Wednesday, April 19, 2006

Don't Cry For Me Illinois

As a result of former Illinois Gov. George Ryan's conviction on 18 counts of public corruption-related charges, he will lose his public pension he earned after 36 years of state service. Before you shed any tears for Gov. Ryan, you need to read this.

According to the Chicago Sun-Times, Ryan has been earning $16,419 monthly from his state-funded pension since he retired in 2003. Ryan's annual pension of $197,000 is 30% larger than current Gov. Rod Blagoyevich's current salary of $150,691. Ryan contributed $234,926.28 to his retirement fund over a 36-year period, but he's already collected $566,660. How is this possible? The Sun-Times fills us in:

Ryan has been able to benefit from several pension sweeteners that Illinois lawmakers passed over the years to benefit elected officials who serve beyond the 20 years necessary to get a top pension. Ryan has 36 years of service.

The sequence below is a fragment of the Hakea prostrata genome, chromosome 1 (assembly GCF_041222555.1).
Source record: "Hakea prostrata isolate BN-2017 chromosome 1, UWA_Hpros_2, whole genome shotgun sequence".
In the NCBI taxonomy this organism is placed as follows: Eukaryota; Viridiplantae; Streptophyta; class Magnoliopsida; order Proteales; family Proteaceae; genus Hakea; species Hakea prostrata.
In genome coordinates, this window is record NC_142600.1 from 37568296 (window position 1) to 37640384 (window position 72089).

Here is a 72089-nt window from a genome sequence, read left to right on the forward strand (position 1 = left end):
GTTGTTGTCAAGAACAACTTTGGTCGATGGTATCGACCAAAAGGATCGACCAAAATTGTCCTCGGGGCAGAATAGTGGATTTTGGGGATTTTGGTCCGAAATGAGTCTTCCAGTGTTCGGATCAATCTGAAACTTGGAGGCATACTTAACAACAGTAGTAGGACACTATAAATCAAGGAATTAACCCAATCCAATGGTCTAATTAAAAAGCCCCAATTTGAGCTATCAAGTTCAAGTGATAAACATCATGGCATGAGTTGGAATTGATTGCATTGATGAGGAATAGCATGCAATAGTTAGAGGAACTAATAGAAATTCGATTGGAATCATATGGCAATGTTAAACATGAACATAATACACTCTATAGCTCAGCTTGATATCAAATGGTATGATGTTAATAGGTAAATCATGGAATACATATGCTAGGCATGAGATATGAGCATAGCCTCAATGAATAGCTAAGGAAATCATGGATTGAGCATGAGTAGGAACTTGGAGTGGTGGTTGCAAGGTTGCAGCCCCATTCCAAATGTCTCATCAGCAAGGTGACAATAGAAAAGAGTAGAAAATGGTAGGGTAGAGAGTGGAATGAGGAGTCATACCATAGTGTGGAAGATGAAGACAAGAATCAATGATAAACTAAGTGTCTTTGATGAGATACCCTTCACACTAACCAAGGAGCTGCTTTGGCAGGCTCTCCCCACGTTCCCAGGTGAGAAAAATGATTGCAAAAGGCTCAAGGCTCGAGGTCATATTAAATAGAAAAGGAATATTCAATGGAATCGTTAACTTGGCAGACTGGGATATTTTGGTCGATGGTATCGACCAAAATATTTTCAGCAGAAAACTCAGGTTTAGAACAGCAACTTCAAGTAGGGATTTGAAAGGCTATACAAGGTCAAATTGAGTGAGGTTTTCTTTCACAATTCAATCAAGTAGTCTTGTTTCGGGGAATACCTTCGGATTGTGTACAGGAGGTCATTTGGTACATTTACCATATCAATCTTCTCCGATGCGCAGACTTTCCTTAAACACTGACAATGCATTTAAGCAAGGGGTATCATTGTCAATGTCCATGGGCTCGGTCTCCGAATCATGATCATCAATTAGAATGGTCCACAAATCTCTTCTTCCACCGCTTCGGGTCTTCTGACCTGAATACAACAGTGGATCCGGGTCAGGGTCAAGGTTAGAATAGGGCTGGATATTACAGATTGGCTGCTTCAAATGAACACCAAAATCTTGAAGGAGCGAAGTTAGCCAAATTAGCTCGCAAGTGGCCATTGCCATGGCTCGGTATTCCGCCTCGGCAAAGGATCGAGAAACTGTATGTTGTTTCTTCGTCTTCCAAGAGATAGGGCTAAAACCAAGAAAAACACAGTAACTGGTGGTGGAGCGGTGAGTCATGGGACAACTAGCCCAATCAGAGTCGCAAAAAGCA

Illinois taxpayers should be outraged that its legislators have so skewed its public pension systems to unfairly reward some of its public officials. But that type of self-dealing is not limited Illinois. Congress has a grossly over-rewarding pension system for its members that often allows former members to earn much more in retirement than they ever earned while in office. Indiana legislators have devised a similar plan which requires the taxpayers to kick in $4 for every $1 the legislator contributes to his/her retirement fund. Has anyone found a 401(k) plan in the private sector that is that rewarding?

Taxpayers should demand a complete overhaul of these overly generous pension plans for our elected public officials.

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